Saturday, 14 May 2011

Les neiges d'antan

When lecturing on codicology, or digitisation, or both, I have occasionally pointed out that the new Domesday survey done by schools in 1986, the nine-hundredth anniversary of the original, was unreadable within a decade or two, while the original manuscripts sit safely in the Public Record Office (OK, the National Archives), just as legible as ever. But they did a big project to get the 1986 data off the BBC microcomputer disks it was stored on, and now it's available online, searchable by place. There's a little BBC video about it here -- I don't know how to embed it. This one is less serious and has people from Tomorrow's World on it.

And it looks like the 1980s were actually as grey and brown as I remember them. This description of the village where I grew up says:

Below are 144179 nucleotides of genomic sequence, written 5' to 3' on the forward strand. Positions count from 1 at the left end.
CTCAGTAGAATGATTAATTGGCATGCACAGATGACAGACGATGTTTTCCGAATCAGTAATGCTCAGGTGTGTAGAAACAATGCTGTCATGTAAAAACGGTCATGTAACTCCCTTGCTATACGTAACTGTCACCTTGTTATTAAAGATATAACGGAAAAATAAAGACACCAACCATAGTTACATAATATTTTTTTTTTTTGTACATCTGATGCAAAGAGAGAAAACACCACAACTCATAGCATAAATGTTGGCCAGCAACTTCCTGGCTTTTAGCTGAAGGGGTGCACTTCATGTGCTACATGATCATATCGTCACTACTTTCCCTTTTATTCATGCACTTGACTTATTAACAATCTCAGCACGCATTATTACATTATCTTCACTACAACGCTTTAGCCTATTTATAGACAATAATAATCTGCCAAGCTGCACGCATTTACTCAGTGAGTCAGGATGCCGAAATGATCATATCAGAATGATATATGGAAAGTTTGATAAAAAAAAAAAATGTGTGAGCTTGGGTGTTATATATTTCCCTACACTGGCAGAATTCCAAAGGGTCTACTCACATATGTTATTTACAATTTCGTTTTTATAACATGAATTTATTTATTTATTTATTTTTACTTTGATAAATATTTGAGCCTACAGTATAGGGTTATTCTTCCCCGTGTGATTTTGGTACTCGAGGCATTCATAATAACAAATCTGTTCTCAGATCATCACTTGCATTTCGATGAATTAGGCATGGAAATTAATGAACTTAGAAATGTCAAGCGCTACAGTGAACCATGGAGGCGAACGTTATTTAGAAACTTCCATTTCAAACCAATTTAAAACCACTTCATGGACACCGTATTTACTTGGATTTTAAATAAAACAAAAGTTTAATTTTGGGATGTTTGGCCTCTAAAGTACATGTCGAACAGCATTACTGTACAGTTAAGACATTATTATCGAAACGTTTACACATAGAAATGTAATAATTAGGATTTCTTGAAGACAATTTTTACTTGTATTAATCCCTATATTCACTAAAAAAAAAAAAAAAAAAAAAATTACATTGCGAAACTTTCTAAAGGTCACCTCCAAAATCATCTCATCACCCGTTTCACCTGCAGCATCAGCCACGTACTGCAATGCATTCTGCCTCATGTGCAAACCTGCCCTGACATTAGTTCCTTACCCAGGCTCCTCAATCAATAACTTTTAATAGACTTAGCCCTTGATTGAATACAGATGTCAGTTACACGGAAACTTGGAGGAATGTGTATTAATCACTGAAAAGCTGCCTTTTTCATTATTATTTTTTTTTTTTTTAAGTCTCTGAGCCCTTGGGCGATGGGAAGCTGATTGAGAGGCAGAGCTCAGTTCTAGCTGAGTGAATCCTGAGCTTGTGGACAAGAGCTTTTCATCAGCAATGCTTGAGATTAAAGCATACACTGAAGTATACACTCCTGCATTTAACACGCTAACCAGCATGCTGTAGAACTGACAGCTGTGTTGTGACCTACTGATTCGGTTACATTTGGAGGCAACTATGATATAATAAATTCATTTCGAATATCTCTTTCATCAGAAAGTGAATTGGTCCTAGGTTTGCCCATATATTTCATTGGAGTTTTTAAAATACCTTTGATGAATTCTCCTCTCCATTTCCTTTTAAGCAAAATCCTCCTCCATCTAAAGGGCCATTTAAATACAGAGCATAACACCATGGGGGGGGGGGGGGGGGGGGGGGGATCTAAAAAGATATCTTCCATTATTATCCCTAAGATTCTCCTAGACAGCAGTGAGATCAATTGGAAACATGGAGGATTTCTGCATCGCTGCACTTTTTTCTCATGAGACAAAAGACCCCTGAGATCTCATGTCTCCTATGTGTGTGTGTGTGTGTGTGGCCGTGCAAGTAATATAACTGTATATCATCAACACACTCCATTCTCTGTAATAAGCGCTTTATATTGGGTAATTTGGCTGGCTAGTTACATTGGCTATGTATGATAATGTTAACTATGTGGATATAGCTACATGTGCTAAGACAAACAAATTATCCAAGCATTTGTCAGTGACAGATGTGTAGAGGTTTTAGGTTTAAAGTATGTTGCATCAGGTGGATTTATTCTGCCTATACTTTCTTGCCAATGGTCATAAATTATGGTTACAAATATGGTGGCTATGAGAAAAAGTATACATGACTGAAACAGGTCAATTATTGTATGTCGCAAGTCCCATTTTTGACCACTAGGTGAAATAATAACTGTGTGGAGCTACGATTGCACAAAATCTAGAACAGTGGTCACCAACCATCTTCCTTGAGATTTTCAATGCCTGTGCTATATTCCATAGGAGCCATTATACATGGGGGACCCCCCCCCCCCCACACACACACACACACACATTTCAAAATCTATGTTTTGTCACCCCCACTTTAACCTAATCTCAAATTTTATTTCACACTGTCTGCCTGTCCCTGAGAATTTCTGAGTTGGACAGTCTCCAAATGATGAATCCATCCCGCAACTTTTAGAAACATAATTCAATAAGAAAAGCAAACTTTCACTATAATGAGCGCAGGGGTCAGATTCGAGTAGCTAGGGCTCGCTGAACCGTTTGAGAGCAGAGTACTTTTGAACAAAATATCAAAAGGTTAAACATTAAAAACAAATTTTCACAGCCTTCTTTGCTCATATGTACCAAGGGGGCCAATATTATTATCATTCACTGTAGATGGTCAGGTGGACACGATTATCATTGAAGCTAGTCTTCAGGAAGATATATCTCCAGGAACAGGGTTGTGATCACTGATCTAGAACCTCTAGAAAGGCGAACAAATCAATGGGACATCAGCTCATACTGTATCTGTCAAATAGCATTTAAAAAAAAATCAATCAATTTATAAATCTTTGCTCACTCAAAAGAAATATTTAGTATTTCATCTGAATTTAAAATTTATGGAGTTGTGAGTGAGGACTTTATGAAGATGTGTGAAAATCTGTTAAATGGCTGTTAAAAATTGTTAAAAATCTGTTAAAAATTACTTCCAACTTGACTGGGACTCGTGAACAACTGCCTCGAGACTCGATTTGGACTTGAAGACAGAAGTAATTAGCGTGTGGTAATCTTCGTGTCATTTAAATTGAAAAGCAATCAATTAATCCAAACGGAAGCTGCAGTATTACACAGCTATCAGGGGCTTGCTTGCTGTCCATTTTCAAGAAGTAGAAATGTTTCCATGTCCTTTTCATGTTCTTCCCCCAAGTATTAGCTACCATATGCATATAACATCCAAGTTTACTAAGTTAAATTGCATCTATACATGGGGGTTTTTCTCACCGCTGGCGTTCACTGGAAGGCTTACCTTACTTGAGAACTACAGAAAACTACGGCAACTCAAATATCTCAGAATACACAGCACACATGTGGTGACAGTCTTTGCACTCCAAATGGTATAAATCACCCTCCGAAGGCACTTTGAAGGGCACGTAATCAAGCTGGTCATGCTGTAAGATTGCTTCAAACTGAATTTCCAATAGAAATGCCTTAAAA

The main land cover is houses but some of it is small undeveloped grassy areas where children play after school.
That's exactly what it was like -- we all hung around playing in the bits of ground no one else had yet found a use for. Also, I remember this underpass! And this supermarket carpark too! (There was some reason why it was special to go to Carrefour, I forget what.) And Telegraph Wood Hill Fort, which now "only looks like an ordinary hill". We moved away when I was eleven so I feel very nostalgic about the place.

But I'm sorry to say that for the big 900-years since Domesday celebrations at my primary school we looked up the derivation of the name North Baddesley, found out that it meant North Bede's Lea, and decided this was insufficiently interesting. Instead we pretended it was called after someone known as Bad Desley, and we made him into a cowboy, and did an assembly about him, all in mime to the theme from Dynasty. I was one of the people who came on at the end and shot dead the few survivors from the raging gun fight which Bad Desley had provoked. I had a sheriff's badge.

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